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2 charts that show money really does buy happiness

People living in wealthier countries tend to be more satisfied with their lives than those in poorer countries, according to a new report from the Pew Research Center. But the disparity is shrinking as developing and emerging nations see major improvements in their economies and living conditions — and as wealthier countries see their own economies battered by the Great Recession. The Economist charted the trends:

life satisfaction happiness

As Pew pointed out, the link between satisfaction and wealth is still very real: "When asked about specific aspects of their lives, publics in nearly all emerging and developing economies are less satisfied with the economic realm, such as their job or standard of living, than with the personal arena, such as family, friends, or religion. Satisfaction with their material well-being, though, has the biggest positive impact on their overall happiness."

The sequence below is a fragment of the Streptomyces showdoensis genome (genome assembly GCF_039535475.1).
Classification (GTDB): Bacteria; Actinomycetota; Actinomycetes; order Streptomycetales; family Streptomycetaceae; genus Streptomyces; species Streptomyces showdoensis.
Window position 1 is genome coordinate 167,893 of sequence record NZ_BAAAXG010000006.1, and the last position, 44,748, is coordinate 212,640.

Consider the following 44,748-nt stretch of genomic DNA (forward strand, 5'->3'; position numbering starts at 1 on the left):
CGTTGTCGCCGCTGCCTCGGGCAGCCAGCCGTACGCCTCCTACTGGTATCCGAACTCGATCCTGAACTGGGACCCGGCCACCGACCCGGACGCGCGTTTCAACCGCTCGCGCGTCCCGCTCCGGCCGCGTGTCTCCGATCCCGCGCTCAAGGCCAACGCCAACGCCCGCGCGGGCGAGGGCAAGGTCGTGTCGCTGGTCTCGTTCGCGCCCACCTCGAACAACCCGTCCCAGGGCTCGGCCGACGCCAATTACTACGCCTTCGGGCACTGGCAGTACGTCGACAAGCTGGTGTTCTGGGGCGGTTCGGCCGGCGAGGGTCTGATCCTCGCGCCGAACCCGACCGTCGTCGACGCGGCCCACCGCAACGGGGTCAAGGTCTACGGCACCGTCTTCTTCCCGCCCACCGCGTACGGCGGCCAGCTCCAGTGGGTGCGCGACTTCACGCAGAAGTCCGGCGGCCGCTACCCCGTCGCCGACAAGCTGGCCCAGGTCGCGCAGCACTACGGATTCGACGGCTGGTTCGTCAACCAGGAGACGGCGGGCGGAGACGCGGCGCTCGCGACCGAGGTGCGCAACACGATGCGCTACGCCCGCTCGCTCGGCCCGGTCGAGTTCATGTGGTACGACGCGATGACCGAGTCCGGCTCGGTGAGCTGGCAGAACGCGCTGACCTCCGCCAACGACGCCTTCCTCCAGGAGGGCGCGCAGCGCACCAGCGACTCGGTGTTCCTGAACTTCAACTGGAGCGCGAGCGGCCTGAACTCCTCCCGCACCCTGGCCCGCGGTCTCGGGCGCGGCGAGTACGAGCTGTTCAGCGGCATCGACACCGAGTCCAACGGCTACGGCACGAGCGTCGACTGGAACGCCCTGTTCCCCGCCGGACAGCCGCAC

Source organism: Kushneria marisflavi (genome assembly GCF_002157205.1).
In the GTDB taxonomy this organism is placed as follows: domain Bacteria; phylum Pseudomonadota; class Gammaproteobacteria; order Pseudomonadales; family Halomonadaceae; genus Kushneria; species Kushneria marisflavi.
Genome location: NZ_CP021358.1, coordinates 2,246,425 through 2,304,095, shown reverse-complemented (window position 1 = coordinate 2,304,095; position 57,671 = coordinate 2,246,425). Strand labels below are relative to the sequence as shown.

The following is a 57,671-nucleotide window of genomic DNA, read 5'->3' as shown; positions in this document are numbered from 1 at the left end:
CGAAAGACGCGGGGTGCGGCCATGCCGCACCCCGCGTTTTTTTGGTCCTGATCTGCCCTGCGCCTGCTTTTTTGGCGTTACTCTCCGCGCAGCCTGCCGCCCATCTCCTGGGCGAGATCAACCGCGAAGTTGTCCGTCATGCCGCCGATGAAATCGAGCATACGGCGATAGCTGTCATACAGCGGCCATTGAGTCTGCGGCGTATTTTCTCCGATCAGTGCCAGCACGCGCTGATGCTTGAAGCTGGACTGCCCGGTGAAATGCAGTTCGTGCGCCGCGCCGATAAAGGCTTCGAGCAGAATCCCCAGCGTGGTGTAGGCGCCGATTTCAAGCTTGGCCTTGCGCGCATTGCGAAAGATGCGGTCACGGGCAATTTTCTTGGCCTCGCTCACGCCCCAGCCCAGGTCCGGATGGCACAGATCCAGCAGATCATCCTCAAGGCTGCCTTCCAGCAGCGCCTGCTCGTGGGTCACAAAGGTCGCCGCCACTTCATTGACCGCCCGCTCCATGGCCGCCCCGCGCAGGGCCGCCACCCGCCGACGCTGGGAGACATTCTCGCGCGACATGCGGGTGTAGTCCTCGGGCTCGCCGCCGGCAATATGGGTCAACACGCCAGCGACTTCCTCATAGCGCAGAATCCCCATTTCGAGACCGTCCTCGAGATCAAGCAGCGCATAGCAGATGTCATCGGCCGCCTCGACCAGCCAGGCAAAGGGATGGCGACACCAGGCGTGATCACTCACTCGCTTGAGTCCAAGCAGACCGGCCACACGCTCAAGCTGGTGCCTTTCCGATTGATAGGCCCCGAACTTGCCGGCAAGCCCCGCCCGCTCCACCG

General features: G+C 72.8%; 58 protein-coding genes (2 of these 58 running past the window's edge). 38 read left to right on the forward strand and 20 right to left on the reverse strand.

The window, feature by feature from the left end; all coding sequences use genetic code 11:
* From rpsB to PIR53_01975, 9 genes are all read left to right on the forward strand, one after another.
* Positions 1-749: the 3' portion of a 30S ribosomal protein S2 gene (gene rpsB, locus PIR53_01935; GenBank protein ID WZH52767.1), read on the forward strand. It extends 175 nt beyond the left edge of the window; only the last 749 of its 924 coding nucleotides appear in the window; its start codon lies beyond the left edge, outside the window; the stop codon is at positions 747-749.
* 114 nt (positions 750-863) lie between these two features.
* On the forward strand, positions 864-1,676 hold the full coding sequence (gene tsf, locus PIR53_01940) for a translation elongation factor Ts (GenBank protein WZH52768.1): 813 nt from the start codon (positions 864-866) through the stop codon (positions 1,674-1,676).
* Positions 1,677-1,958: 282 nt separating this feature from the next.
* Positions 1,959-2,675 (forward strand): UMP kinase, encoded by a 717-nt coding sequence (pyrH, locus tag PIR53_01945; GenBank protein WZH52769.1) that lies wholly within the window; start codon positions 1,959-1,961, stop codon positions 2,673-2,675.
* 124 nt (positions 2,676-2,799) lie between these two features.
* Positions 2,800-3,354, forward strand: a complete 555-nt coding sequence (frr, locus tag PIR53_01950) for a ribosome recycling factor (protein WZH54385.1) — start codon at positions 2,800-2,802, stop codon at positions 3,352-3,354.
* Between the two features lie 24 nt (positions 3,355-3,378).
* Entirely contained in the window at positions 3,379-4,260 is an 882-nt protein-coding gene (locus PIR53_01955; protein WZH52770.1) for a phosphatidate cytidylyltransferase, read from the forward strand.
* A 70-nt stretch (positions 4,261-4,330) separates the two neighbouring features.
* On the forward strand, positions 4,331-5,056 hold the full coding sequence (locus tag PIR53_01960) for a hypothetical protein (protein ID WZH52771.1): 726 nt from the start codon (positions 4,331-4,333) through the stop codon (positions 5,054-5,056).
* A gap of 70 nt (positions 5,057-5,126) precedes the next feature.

This finding tracks with previous research that closely linked money and changes in the economy with happiness.

But other issues certainly play a role, Pew explained: "While wealth is a key factor in life satisfaction, it is not the only one, and emerging market publics vary considerably in how happy they are. Latin American countries are much more satisfied than other emerging nations. Argentines, Mexicans and Peruvians are also considerably happier today than they were in 2002. People in the Middle East, on the other hand, are especially dissatisfied with their current life situation. Egypt and Jordan, in particular, exhibited some of the largest declines in satisfaction over the past seven years, perhaps due to the political and social upheaval in these countries and the region."

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